Redas calls new private property cooling measures tough, and says no rationale for them.
The Real Estate Developers' Association of Singapore (Redas) has said there is "no rationale" for the new private property cooling measures imposed on Friday (July 6).
In a statement on Friday evening, Redas labelled the moves to raise the additional buyers' stamp duty (ABSD) and tighten loan limits for individuals by 5 percentage points each "tough". This is especially since the "property market is in the early stages of recovery and that the recovery is in line with economic fundamentals", the statement said.
This was a clear dig at the authorities. In explaining the moves on Thursday evening, Minister for National Development Lawrence Wong said the Government was "very concerned that prices are running ahead of economic fundamentals".
In its statement, Redas said the market outlook has been gloomy since 2013, and only started to pick up in 2017, following brighter forecasts for the Singapore economy, which expanded 3.5 per cent by the end of 2017 and 4.4 per cent in the first quarter of 2018.
The organisation also noted that transaction volume is not high and within market expectation, adding that the old ABSD and total debt servicing ratios in place since 2013 "remain a restraining factor for foreign buyers and Singaporeans".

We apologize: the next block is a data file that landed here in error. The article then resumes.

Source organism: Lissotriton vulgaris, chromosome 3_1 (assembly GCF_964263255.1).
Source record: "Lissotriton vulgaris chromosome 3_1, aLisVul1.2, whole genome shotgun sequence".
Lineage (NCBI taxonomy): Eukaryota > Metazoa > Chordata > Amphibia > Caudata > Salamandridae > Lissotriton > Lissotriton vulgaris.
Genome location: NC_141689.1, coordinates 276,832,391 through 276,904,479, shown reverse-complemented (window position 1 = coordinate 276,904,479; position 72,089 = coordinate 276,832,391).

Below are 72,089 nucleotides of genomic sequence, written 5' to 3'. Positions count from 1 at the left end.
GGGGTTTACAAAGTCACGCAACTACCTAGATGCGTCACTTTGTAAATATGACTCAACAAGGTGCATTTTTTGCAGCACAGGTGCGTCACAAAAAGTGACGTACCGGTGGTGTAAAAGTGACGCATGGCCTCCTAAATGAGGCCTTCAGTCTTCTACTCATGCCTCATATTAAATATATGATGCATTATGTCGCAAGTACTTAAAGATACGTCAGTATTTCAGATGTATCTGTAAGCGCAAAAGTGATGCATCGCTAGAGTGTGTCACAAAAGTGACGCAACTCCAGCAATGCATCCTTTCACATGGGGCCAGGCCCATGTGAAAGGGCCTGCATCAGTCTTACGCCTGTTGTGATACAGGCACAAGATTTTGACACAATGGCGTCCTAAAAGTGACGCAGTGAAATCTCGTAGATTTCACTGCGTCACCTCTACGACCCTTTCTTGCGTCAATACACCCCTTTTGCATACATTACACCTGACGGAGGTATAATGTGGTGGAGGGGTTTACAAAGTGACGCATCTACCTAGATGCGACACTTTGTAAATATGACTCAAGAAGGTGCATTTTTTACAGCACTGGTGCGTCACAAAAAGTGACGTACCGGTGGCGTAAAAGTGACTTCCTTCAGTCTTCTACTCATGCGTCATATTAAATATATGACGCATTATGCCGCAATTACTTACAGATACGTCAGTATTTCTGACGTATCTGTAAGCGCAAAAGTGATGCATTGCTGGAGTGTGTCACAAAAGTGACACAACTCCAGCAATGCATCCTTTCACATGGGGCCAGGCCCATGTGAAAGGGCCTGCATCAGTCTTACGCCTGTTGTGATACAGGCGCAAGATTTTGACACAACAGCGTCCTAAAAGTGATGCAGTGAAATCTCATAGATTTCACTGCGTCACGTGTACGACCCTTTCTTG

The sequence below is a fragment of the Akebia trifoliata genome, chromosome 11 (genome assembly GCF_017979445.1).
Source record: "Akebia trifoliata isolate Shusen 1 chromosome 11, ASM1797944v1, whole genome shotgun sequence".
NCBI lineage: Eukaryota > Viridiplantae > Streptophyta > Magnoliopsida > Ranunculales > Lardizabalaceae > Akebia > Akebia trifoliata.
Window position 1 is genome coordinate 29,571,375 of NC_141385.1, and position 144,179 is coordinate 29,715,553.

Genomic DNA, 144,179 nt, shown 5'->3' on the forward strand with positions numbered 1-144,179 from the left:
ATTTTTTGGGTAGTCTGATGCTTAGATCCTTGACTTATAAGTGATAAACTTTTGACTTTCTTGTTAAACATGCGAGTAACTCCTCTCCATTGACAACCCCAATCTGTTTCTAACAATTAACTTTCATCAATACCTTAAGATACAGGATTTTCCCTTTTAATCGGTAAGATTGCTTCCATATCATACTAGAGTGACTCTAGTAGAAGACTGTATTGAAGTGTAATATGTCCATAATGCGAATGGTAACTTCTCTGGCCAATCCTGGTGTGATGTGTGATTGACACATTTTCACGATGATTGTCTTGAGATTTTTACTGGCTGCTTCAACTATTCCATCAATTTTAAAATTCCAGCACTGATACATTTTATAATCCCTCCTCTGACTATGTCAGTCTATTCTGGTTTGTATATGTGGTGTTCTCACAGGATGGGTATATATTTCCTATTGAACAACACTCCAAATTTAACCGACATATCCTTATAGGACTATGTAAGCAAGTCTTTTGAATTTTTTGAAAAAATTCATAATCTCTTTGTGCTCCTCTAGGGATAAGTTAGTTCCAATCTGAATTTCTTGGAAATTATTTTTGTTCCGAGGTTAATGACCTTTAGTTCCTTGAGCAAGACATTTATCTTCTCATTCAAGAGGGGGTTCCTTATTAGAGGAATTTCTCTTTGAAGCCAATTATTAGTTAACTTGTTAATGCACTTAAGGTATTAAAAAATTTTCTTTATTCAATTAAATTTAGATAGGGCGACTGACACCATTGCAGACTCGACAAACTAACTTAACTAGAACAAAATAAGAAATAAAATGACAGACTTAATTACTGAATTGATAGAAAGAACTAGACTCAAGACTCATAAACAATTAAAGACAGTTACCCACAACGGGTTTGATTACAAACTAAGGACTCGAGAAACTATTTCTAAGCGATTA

"Buyers are still price-sensitive," it said, adding that the property market "should be allowed time to find its own course and reach a sustained equilibrium".
It added that it did not see the rationale of imposing additional harsh measures on developers. Besides raising ABSD for entities by 10 percentage points to 25 per cent - a sum that can be waived if developers fulfil several conditions including completing and selling all their units in a prescribed timeframe - the Government has imposed an extra 5 per cent ABSD that cannot be waived.
Existing measures, such as financial considerations and "unfriendly business policies" such as the old ABSD and penalties were sufficient, it said.
"The new ABSD on developers will impose additional pressure on land acquisition as they compress their development, sales and land replenishment cycle time," it added.
"It is in the interest of the country to have a vibrant real estate industry and a steady growth in real estate value for home owners and investors in the long term," it said, adding that it hoped the Government maintains confidence in the market when it reviews these measures.
Adapted from The Straits Times, 6 July 2018.